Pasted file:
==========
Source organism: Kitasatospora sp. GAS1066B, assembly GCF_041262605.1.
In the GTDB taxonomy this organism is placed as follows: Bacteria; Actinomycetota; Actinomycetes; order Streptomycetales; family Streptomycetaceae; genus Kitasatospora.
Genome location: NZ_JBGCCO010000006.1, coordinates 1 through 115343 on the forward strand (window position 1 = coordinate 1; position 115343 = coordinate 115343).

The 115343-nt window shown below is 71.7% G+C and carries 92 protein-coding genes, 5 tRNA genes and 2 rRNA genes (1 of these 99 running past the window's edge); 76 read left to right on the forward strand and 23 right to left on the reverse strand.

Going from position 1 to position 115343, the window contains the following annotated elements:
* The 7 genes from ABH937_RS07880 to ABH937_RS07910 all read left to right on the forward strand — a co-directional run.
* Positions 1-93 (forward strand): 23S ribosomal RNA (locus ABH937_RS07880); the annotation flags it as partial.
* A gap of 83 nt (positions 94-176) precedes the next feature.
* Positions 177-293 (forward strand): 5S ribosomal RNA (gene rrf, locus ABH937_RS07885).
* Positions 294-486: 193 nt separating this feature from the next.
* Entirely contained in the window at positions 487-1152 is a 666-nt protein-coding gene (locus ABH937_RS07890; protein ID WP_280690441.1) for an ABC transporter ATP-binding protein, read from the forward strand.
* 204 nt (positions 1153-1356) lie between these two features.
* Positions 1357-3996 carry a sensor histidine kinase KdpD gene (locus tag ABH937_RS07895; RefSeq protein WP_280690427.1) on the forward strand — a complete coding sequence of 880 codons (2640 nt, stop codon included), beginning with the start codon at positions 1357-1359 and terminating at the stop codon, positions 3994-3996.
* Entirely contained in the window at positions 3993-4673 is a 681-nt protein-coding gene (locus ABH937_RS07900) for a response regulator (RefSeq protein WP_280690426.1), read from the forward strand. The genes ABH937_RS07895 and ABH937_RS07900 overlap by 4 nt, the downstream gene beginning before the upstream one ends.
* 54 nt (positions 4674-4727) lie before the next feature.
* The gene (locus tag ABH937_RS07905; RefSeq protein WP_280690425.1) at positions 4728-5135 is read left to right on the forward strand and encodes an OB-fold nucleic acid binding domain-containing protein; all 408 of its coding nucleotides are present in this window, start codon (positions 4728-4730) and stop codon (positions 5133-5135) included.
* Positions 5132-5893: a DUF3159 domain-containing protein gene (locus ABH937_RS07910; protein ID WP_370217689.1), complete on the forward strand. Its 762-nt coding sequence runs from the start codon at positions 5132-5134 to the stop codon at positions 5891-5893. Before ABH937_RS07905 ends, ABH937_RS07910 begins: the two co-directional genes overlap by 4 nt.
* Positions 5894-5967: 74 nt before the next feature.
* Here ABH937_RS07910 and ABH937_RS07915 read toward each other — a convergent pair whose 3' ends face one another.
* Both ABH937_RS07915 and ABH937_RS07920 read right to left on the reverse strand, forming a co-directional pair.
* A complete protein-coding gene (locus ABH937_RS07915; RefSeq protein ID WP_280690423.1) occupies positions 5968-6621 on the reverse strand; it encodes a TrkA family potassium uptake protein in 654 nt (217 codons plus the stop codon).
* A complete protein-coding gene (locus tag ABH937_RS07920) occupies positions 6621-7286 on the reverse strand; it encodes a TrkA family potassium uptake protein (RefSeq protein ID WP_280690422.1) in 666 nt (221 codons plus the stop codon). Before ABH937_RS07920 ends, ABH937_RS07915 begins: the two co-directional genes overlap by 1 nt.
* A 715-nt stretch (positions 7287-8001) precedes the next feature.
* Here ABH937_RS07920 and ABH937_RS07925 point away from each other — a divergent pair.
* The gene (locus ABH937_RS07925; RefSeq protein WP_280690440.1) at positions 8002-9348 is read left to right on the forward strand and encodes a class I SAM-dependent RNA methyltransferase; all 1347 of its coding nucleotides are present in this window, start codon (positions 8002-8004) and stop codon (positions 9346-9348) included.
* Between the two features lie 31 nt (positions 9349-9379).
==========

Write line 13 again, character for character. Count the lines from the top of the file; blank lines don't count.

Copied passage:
* Positions 1357-3996 carry a sensor histidine kinase KdpD gene (locus tag ABH937_RS07895; RefSeq protein WP_280690427.1) on the forward strand — a complete coding sequence of 880 codons (2640 nt, stop codon included), beginning with the start codon at positions 1357-1359 and terminating at the stop codon, positions 3994-3996.